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The 150th anniversary of Iowa State University is just around the corner, and to celebrate, Special Collections and University Archives are putting together a brand new exhibit. Titled “We Are ISU: Snapshots of Student Life”, the exhibit will focus on photographs, scrapbooks, journals, t-shirts, and more from past students. There are several collections included within this exhibit, so if you see something that interests you, you can ask the staff in the Special Collections reading room to see other boxes from that collection number to discover what other cool pieces of ISU history may be in there.

The staff at the preservation lab has been busy getting the exhibit ready for  opening day. Boxes from different collections line the book trucks in the lab, waiting to be put on display. A few of the objects have needed minor repair work, like mending tears, removing tape, surface cleaning and attaching hinges for display. This is all done to make sure that the exhibited items are stable enough to be put on display or to be digitized. Each item has been mounted on a custom-fit display stand made from museum-quality mat board. The artifacts will then be installed into the glass exhibit cases in the SCUA Reading Room.

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One of the many book trucks in the preservation lab holding mounted photos for the exhibit.

Conservation Technician Jim Wilcox was able to help me with going through a few of the artifacts for this blog post. One of his favorite items in the exhibit is the Lorris Ann Foster scrapbook, from RS 21/7/147. Lorris created the scrapbook in 2002 and soon after it was donated to Special Collections and University Archives. The scrapbook is full of relics from Foster’s days as an ISU student in the 1940’s, and includes dance cards, photographs, letters, flyers, and even an official University Rule book!  While flipping through the rule book, we came across some of  rules for female students living on campus. The first rule that stood out to me was the female housing quiet hours:

“Quiet hours begin at 7:30 pm and are to continue until 6:30 am.”

The rules continue, listing the curfews the women were to follow, and what days those curfews were extended. Another rule that stood out to me, was this:

“When a woman is leaving Ames at any time she must secure an out-of-town permit from the residence director. Letters of approval for out-of-town trips and all automobile trips should be sent by parents.”

Can you imagine not being able to leave Ames to go shopping without approval from the residence director!?

 

While talking with Jim, I learned some interesting facts about Iowa State University history that I had no idea about. For example, in 1929 Fan Chi Kung, an international student from China, died in a rollover car accident while teaching a fellow student how to drive. Because his family was not able to afford to ship his body back home, he was buried in the University Cemetery. Special Collections holds his photo albums from his time here on campus.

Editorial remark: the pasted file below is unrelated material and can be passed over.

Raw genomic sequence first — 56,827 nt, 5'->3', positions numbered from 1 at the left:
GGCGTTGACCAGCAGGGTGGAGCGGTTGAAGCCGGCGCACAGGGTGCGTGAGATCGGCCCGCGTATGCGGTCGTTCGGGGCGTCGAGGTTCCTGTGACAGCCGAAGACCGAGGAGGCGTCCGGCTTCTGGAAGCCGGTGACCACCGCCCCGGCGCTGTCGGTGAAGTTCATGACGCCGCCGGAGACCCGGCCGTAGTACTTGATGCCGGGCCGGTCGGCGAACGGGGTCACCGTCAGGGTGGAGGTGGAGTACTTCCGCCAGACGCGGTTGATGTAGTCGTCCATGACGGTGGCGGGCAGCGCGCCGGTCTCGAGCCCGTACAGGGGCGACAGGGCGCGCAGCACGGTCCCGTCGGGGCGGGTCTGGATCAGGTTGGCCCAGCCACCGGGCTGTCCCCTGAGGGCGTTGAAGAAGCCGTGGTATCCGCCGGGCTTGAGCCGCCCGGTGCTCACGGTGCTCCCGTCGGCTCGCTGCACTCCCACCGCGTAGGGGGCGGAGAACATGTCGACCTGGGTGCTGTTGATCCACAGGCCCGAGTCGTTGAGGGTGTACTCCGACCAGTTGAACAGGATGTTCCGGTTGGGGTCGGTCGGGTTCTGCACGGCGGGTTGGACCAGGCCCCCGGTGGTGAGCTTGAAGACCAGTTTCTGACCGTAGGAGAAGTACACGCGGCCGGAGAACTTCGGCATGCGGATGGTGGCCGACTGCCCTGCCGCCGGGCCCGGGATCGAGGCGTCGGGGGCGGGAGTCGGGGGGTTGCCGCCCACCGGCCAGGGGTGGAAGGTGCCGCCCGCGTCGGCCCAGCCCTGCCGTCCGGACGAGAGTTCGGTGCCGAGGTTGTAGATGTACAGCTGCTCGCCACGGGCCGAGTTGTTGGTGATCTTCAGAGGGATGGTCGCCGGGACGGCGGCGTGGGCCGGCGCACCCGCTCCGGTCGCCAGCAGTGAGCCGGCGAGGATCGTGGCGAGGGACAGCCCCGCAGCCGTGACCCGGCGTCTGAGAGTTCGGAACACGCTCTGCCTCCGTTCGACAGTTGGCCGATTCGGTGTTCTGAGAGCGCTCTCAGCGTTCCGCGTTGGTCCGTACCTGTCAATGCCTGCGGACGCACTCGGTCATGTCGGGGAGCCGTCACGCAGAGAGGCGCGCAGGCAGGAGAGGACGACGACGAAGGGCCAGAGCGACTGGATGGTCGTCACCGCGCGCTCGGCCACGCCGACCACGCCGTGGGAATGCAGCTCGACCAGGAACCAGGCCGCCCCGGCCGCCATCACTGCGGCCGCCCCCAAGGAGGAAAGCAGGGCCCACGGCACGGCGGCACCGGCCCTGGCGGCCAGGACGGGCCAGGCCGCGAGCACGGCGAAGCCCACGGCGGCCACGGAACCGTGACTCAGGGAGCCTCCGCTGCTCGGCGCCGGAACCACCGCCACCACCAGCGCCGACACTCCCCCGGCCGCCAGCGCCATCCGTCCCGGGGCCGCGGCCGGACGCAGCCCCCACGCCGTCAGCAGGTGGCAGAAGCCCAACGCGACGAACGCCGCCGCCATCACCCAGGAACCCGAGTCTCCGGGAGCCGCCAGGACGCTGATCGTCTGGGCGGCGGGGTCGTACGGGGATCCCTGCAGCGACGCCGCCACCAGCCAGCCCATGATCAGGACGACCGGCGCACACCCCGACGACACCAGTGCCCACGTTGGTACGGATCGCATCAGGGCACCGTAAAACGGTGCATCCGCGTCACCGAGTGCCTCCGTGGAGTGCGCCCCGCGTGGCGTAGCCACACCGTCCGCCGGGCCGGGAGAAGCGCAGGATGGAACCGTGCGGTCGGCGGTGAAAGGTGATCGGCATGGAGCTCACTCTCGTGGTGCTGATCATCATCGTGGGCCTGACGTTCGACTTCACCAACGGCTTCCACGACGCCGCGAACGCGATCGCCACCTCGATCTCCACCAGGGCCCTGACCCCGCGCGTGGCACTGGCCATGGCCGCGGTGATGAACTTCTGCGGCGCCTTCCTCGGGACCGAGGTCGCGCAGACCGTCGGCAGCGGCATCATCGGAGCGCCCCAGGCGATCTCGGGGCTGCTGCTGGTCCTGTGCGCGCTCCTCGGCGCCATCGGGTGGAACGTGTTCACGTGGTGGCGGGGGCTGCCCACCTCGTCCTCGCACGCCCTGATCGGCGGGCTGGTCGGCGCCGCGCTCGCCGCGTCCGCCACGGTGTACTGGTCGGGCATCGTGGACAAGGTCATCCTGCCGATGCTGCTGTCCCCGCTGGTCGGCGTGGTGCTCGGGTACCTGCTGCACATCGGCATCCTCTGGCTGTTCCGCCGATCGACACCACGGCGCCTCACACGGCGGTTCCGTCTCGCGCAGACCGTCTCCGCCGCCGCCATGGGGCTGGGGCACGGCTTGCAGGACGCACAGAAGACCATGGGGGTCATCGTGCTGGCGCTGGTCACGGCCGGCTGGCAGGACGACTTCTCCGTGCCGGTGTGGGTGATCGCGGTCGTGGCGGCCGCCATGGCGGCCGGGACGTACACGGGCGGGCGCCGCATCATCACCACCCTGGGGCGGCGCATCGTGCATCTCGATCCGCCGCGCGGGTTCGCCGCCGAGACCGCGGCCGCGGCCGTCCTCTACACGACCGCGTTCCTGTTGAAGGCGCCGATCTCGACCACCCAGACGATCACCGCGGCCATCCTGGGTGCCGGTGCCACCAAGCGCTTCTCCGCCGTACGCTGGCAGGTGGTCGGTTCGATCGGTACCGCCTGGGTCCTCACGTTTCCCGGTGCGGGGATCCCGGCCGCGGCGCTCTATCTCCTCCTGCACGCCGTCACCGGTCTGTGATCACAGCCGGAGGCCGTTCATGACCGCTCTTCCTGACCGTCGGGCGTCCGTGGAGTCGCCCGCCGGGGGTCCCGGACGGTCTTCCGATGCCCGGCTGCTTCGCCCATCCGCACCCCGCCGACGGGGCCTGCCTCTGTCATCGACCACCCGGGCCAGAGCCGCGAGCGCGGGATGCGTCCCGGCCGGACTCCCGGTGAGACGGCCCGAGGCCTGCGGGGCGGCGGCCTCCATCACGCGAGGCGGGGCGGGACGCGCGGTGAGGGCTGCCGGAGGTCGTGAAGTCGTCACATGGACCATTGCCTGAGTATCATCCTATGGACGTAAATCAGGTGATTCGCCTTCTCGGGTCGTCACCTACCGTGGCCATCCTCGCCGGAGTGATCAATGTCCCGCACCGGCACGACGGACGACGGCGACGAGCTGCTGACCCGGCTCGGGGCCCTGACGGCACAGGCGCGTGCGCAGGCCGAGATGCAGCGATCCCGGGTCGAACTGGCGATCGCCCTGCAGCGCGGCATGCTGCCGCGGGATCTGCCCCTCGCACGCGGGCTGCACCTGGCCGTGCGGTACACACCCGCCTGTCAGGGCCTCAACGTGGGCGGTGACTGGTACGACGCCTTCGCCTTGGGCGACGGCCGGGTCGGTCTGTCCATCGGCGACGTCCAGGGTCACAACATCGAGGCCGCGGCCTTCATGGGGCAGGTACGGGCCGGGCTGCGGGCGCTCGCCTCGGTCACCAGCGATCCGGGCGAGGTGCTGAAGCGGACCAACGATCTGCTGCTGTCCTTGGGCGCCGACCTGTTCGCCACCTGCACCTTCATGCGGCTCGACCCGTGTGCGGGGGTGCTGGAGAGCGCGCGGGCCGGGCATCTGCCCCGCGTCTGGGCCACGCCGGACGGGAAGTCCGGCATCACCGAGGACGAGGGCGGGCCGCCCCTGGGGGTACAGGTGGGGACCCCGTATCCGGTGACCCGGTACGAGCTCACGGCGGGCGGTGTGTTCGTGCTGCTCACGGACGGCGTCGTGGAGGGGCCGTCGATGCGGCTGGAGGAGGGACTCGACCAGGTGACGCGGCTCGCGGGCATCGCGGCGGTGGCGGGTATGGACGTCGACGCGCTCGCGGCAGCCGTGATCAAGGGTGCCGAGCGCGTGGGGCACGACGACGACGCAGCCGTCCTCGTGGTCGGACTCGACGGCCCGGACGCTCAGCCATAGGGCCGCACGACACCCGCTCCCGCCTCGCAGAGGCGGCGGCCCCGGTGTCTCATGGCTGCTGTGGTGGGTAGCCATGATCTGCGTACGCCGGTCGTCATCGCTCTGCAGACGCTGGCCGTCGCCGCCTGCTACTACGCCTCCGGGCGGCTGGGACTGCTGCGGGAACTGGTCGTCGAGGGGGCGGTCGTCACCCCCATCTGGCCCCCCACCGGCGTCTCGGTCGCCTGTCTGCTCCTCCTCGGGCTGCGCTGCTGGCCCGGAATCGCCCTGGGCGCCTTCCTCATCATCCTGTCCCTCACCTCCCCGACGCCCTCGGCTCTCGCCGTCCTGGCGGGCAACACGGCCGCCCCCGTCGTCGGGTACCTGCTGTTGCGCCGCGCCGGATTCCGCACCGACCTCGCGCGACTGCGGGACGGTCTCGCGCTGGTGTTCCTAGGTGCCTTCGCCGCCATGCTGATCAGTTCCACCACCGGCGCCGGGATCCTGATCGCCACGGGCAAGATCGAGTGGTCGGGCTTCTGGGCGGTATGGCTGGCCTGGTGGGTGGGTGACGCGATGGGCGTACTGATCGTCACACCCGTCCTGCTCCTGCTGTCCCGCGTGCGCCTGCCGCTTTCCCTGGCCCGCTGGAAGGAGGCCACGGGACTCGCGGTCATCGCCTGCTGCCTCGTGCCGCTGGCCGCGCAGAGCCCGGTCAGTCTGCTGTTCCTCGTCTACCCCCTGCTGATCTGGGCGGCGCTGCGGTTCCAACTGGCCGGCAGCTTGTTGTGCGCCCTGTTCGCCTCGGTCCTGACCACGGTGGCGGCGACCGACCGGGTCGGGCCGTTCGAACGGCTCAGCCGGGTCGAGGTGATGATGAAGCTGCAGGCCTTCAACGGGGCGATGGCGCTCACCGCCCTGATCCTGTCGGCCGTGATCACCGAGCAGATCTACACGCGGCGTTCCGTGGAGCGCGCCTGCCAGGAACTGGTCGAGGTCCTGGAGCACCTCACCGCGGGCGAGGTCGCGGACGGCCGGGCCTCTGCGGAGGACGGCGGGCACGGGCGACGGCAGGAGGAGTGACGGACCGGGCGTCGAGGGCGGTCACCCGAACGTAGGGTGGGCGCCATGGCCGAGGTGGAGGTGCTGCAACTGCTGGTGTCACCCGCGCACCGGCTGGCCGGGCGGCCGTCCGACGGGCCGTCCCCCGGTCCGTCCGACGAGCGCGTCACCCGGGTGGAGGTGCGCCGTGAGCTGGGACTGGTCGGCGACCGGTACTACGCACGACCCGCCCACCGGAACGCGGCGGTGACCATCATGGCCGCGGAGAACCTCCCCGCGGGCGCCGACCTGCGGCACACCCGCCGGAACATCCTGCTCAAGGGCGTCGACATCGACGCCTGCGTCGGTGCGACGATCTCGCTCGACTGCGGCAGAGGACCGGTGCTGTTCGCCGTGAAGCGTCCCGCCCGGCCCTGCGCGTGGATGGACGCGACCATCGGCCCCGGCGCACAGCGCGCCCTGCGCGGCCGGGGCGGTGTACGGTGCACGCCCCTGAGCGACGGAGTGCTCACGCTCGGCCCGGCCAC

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Photo of Fan Chi Kung sitting at his desk in his room. RS 21/7/49

This photo is from Fan Chi Kung’s photo album, and has the caption “In my room” on the back. According to an information card, many Chinese students rented rooms from a home on Welch Avenue, but it is not clear whether Fan Chi Kung had rented this room there as well. The exhibit captures numerous snapshots of student life from the last 150 years, so you never know what cool things you might discover as you go through the exhibit.

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Special Collections and University Archives Reading room while the former exhibit, the Farmers’ Protest, is removed and the new exhibit, We Are ISU, is installed.

The exhibit opens on March 13th in the Reading Room on the 4th floor of Parks Library, Rm. 403. There will be an online exhibit as well, for people who cannot see it in person. If you are interested in learning more about the earliest student life here on campus, come to the lecture:

What: Student Life at Iowa State: 1869-90
Who: Dr. Douglas Biggs, Professor of History at the University of Nebraska-Kearney
When: Wednesday, March 13th @ 7 pm
Where: Memorial Union, the Sun Room.

To check out the exhibit, visit the reading room from 9:00 am to 5:00 pm Monday-Friday!

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Frame still of ‘The Champion’ with ‘burnt-in’ opening title

When you’re going to digitally preserve a film (or a film series or an entire film collection), the important first step is to gather information on your film. Is your film 16mm, 35mm, 8mm, or 9.5mm, etc.? Is it color or black-and-white? Do you have the original negative, or only a print? Is the magnetic soundtrack available? If you only have an optical soundtrack, is it a negative or the positive? The list goes on – and the information can get pretty granular – but to keep this post simple, I’ll focus on the basics for a single film with an exciting title: The Champion.